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“Recipe”










Too much vinegar can burn a person’s stomach if ingested. That’s why vinegar is usually diluted with water….


Chefs at prestigious cooking schools tell you to always warn people you are cooking for about bay leaves in the food, despite the fact that the choking hazard is large enough for people to see….


A certain type of blowfish in Japan is one of the most delicious tasting fish in the world. Its poison is one of the deadliest to ingest….


They teach you how to cut properly in cooking school. Different styles of cutting, using different types of knives, each cut has a different use and different cooking purpose. You stand at your cutting board and slice away using very sharp knives, some of the best made and sharpest steel made. It’s when you’re cutting and practicing that you meet Mr.Grey.


Mr.Grey doesn’t tell you his first name, tells you to call him just Grey (“My friends all call me by my last name, so I got used to it. You know, like cops talk to one another ?), he calls you “Champ”. He has no apparent skills with a knife. He butchers the potato practicing Julienne style cutting.


“Harder than it looks.” He chuckles to himself and you can’t help but smile at him. He tries again, and cuts his potato too thick once again. You give him a pointer – he should rub the knife across the potato piece, letting the cutting edge across the potato and not bring it down onto the piece.


“Thanks.” His cuts become better and he thanks you again. He introduces himself.


From then on you’re classmates. You talk about your girlfriend Connie, and he tells you about his late wife Meredith.


“She would’ve been thrilled that I’m taking classes…she always said she’d like for me to cook for a change.”


You move from cutting, to sauces, from sauces to salads, from salads to meats & poultry. You move to main courses. Mr.Grey says,


“I’ll finally know how to do a proper chicken…”


You tell Connie later on that night about Mr.Grey as she brushes her dark hair before coming to bed.


“Sounds like a nice guy.” She says this as she watches herself in the mirror.


The next day at cooking class you learn about sauces.


You learn that a perfectly blended sauce can mask any other taste or smell on food, which is why many foods incorporate sauces – to cover up the original taste of the food prepared. Some foods required a sauce to even taste edible. You help out Mr.Grey who’s having a hard time with his Bolognese.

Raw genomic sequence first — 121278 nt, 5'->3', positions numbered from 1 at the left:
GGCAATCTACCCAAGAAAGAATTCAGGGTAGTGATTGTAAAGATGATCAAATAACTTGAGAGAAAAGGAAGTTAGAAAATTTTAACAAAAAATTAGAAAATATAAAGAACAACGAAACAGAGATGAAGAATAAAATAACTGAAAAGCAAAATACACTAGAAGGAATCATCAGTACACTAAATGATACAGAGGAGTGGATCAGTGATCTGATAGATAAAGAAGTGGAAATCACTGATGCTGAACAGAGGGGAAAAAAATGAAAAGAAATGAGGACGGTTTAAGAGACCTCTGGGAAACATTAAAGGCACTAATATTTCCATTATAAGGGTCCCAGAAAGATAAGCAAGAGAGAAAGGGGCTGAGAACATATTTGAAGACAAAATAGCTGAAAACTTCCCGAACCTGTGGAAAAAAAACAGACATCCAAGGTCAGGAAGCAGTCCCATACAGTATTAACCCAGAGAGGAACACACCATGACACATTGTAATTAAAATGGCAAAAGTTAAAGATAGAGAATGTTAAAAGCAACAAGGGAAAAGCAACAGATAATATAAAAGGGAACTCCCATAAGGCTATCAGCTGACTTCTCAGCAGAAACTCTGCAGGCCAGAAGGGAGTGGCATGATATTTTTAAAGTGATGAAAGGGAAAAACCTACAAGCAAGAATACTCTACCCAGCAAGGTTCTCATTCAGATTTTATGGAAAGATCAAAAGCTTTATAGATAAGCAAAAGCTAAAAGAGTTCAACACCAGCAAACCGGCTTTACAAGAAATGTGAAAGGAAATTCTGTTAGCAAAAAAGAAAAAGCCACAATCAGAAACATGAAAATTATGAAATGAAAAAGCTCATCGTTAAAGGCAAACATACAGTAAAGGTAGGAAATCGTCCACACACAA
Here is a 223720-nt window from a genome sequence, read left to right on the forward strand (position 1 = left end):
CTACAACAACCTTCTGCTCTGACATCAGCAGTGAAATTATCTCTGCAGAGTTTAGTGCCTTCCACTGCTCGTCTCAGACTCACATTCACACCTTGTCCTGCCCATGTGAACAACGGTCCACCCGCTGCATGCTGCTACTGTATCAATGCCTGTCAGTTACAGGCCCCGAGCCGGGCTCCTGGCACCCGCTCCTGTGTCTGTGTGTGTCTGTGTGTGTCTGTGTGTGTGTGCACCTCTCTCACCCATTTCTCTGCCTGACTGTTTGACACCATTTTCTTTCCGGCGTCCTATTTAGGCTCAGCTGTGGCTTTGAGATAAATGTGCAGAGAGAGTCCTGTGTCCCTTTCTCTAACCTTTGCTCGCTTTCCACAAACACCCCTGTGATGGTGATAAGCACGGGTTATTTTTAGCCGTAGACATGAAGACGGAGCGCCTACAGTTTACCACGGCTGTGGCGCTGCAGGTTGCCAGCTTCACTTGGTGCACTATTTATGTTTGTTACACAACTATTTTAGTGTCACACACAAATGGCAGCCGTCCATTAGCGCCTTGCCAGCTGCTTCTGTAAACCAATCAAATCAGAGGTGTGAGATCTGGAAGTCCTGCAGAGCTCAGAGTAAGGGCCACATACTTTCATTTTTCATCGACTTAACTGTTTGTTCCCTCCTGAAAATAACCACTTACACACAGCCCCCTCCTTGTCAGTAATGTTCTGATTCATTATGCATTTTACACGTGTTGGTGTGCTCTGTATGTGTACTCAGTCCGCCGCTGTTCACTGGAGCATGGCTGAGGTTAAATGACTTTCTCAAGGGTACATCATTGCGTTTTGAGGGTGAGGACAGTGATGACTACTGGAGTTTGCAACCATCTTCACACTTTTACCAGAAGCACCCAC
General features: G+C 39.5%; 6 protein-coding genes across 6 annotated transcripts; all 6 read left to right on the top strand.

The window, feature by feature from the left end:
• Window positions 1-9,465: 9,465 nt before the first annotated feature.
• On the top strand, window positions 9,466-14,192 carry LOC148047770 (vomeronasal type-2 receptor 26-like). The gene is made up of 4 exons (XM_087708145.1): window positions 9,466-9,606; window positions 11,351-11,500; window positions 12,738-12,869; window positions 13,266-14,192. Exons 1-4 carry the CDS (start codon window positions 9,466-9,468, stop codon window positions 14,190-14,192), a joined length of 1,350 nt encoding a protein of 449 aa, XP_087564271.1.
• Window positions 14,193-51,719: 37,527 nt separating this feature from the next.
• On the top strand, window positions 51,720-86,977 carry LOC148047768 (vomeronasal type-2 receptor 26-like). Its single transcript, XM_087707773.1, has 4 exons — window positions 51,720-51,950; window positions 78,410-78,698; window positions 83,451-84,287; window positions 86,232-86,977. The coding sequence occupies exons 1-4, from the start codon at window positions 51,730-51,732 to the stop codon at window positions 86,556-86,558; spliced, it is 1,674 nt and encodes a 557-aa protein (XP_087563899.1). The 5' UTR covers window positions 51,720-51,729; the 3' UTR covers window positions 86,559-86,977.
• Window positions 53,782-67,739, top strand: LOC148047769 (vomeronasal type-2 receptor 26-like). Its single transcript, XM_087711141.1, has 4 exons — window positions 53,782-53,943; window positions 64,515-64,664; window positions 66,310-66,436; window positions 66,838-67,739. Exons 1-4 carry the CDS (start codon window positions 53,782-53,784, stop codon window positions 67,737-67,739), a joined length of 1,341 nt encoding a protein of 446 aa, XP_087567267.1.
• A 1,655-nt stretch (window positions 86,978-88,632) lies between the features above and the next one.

“Meredith always made the best meat sauce…” He tells you about the time a huge snowstorm had prevented him and his wife to leave their cabin up north.


“The only thing we had was tomatoes, some ground beef, and spaghetti…she was able to whip up the best plate of pasta I had ever tasted. Still is to this day the best.”


Certain foods can cause allergic reactions and can cause death – nuts, shellfish, fruits, milk….


Certain foods have a high percentage of chemicals from the environment, and if not either properly cooked or eaten without moderation, it can lead to life-threatening disease and even death….


You and Mr.Grey go through all of the motions in cooking school: filleting, tenderizing, baking, frying…


Your teacher tells you you’re the most promising cook in the class. He tells you, “You have superb technique and you don’t forget presentation.”
Pretty soon you’re the one that everyone goes to for help, and you start seeing Mr.Grey less and less until he disappears.


For a few days you wonder where he went, but you soon leave it to being too busy or boredom, and you press on. At the final, the Fois Gras you chose as your final piece won the top prize, and you go home happy that you graduated at the top of your class.


Fast forward…and your working as a short order cook in a local diner. The pay is shit, you work long hours, and you’re miserable. If it wasn’t for Connie’s work as a paralegal, you both would be out on the street…and then Connie accuses her boss of sexual harassing her. He had asked her in to take a letter and bring in a file he requested. His hands were all over her and she had slapped him to get away. A lawsuit came up, but needless to say she’s out of a job now.